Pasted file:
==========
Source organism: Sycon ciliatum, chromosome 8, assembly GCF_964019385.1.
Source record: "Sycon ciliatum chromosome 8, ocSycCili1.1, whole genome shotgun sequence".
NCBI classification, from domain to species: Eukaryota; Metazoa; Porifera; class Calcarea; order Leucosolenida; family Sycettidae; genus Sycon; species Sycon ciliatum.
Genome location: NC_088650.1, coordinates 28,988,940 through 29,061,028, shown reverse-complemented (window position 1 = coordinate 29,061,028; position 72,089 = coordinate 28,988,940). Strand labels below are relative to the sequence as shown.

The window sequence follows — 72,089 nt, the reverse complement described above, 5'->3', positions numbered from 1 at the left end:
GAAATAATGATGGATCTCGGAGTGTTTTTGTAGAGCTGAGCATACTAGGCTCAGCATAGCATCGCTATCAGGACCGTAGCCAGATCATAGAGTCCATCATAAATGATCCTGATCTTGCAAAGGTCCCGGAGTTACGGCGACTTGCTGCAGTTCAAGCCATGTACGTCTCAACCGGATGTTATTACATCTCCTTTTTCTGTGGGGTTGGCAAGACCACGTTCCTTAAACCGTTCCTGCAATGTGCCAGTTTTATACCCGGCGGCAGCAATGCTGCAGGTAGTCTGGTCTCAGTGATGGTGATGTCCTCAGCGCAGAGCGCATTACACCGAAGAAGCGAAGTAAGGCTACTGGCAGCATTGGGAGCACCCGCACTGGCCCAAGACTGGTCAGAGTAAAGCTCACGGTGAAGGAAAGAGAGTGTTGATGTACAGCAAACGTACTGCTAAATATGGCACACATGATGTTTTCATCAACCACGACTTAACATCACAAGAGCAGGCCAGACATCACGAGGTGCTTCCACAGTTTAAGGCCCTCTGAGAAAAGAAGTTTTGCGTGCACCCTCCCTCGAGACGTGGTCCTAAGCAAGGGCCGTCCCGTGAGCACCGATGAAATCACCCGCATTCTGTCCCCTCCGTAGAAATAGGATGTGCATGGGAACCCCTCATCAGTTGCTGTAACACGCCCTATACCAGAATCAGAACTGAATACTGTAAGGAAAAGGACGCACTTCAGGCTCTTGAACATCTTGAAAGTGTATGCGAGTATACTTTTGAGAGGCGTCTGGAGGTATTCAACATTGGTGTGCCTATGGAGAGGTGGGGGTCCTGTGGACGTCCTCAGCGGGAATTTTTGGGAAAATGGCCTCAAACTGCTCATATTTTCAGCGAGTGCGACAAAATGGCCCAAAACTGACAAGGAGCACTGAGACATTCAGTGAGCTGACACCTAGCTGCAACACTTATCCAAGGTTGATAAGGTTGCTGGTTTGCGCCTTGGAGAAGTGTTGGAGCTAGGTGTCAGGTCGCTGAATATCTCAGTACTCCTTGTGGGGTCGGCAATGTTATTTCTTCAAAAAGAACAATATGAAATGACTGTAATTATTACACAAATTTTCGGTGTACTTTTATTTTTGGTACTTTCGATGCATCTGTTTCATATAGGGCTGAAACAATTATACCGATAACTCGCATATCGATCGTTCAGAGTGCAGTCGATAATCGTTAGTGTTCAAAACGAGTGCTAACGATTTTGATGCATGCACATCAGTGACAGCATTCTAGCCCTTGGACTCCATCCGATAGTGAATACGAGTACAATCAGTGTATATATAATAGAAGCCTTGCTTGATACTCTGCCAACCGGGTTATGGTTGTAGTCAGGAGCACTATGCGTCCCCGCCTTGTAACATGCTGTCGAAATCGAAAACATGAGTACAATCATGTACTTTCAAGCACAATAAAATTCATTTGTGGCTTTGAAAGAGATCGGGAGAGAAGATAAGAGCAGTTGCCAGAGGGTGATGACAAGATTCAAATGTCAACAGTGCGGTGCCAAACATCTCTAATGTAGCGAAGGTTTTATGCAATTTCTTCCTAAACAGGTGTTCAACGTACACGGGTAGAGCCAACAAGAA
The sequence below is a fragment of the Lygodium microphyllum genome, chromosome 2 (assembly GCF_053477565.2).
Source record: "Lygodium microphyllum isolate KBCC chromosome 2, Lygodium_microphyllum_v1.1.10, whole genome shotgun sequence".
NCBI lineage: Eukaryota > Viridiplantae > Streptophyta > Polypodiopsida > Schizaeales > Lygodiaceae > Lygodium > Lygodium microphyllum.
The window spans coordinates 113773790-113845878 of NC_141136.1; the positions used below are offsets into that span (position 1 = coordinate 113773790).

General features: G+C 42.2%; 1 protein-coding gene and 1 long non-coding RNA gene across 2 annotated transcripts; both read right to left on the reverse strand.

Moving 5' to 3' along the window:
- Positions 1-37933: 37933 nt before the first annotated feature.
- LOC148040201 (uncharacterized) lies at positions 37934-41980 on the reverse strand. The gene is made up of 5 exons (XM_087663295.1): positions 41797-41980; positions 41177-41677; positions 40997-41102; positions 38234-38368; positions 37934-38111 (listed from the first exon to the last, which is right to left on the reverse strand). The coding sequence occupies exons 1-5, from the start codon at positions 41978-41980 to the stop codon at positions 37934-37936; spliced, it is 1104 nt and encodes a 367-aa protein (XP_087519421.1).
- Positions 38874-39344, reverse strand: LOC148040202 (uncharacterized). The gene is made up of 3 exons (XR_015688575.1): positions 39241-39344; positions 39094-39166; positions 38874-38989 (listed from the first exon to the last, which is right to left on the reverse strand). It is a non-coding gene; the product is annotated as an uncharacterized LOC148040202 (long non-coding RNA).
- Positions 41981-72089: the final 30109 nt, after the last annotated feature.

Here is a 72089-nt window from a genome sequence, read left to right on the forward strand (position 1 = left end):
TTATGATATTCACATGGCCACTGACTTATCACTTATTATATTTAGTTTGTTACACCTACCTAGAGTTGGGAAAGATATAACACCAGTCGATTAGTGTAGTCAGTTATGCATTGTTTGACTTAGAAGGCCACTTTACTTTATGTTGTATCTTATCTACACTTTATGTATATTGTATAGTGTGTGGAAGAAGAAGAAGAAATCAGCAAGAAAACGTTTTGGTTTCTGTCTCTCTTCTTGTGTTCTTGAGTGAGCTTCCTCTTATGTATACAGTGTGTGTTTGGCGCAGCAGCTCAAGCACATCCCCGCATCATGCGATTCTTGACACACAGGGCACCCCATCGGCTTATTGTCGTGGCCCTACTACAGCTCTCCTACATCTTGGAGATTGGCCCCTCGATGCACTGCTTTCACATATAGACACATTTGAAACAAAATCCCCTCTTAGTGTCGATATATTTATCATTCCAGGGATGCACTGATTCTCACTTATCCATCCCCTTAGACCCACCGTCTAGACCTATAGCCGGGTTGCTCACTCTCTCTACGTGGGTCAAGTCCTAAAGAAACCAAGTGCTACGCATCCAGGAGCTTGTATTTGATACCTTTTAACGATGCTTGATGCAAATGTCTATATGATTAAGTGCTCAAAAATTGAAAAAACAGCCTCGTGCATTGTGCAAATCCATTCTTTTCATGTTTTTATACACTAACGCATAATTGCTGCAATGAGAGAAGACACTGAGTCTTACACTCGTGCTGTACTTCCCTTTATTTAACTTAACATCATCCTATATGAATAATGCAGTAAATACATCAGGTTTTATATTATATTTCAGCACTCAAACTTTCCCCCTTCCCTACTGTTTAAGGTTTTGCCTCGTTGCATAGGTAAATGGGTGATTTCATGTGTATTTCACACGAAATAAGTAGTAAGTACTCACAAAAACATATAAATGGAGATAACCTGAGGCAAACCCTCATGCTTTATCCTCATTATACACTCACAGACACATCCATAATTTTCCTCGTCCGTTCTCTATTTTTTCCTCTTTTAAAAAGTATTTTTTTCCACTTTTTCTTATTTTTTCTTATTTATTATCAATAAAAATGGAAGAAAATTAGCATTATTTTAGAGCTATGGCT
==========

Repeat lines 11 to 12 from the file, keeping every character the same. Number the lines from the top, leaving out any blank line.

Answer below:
General features: G+C 42.2%; 1 protein-coding gene and 1 long non-coding RNA gene across 2 annotated transcripts; both read right to left on the reverse strand.

Moving 5' to 3' along the window: